Contact Tracing App Released in Switzerland Using Apple and Google API

By:  |  Category: Blog Friday, June 5th, 2020  |  No Comments

The world’s first anything tends to be pretty darn cool, I mean, its new! It also tends to have a few kinks that need ironing, and sometimes an audience with divided feelings. All of these things are true about the SwissCovid contact-tracing app that was just released in Switzerland.

But there had to be a first, right? It’s still the midst of an international pandemic after all.

This app was built “on the backbone of the API [application programming interface] jointly developed by Google and Apple (and) has launched as a large-scale pilot in Switzerland.” Used by only a few thousand people, the goal is to begin in “pilot populations” which include hospital workers and the Swiss army.

Once downloaded, SwissCovid is designed “to quickly track and warn users who have been in prolonged contact with somebody who has tested positive for the COVID-19 virus.” With thorough testing, the app will likely be approved for a public release near the end of this month.

The model used by two Swiss Universities to develop the application was “jointly put forward by Apple and Google last month,” after it was pitched as the best way to contact-trace while incorporating privacy, an issue for many who oppose contact-tracing technology.

To keep privacy in the forefront, the approach Apple and Google used is decentralized, meaning every operation that might involve privacy is done on the users’ phone rather than a central database where information would be stored. This mitigates the “risk of being hacked or de-anonymized.”

The Swiss Universities have been working side-by-side with this approach to create their own app, DP3T: Decentralized Privacy Preserving Proximity Tracing (has a nice ring to it). They’re also in talks with Apple and Google to enable compatibility, so DP3T “can switch to Apple and Google’s protocol as soon as it becomes widely available, and integrate easily with iOS and Android devices.”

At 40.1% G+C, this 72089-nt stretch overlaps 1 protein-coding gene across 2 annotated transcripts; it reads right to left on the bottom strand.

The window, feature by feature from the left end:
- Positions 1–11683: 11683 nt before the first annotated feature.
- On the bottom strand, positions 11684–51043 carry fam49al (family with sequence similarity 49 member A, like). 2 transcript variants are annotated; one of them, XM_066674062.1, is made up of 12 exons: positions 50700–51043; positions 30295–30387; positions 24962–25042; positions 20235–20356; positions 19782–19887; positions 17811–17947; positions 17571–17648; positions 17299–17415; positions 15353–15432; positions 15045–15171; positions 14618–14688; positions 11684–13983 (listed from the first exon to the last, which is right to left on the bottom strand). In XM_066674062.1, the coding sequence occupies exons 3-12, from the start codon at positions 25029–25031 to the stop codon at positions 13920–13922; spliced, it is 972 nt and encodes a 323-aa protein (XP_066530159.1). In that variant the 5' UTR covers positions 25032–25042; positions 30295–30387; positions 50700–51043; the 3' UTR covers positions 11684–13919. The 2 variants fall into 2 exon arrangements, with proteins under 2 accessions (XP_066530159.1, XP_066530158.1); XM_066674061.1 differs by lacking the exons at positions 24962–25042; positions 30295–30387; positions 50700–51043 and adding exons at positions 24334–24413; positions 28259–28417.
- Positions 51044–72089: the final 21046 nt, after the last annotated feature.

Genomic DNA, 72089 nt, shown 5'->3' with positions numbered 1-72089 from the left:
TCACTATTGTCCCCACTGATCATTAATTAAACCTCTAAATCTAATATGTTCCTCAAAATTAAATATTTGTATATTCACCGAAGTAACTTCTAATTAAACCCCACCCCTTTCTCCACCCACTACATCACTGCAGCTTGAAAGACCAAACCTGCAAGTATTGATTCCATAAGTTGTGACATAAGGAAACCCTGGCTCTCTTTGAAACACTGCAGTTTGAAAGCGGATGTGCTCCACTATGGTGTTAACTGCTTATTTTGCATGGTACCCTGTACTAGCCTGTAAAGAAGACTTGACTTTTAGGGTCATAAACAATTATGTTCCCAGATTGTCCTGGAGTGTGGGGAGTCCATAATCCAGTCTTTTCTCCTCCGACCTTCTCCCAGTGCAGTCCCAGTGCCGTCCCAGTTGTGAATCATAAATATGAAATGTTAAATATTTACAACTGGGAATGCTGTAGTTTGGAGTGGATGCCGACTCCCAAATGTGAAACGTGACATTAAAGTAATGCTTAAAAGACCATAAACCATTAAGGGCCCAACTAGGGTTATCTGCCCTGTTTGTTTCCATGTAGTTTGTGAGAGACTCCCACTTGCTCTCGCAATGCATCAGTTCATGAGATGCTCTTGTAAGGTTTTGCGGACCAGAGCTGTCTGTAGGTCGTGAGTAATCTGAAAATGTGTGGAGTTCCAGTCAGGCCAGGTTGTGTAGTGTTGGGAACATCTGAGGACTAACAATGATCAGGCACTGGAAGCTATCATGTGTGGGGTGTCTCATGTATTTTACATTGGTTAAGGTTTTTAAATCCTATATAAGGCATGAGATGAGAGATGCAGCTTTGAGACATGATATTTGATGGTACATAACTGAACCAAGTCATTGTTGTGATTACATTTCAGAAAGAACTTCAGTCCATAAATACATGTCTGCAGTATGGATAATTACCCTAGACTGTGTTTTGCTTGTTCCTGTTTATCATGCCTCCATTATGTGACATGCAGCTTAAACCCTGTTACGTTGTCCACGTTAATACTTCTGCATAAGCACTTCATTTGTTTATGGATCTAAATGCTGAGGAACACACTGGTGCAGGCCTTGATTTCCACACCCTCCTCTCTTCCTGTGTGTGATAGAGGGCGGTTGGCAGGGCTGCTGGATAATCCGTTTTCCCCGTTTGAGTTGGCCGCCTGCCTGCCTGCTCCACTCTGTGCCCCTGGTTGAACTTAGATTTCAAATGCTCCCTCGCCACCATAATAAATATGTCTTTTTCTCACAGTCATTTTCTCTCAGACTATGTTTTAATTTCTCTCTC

So, how does it work?

DP3T operates “via Bluetooth, continuously broadcasting random and impossible-to-guess strings of characters between smartphones. All signals are stored locally, on the devices, for a maximum of 14 days. If a user tests positive for COVID-19, they can then share the keys stored on their phone that were picked up on the days that they were contagious.”

A notification is then generated once the app finds out which contacts carried a risk (those that lasted more than 15 minutes, and within two meters from another user).

While this isn’t without flaws, a decentralized approach would be a compatible option that works on all users’ phones, considering Apple and Google control 99.5% of operating systems.

A centralized approach could provide better data analytics on the spread of a pathogen, but could also be a potential target for bad actors. With a database holding information on a global scale, that’s not something everyone is willing to risk, although the UK is willing to try and currently designing a centralized protocol that might not be compatible with DP3T (we wish them luck all the same).

It seems though, that we may all be downloading a new application soon! One without the risk of privacy intrusion, and with the benefit of knowing if you’ve bumped into somebody who might not show signs of infection yet, but is contagious.

Ladies and gentlemen, the world’s first contact-tracing app has arrived.

If you’re in need of assistance with IT Managed Services give EnhancedTECH a call at714-970-9330 or contact us at [email protected]

-Emmy Seigler

Image Source: https://unsplash.com/photos/AsahNlC0VhQ

Samantha Keller
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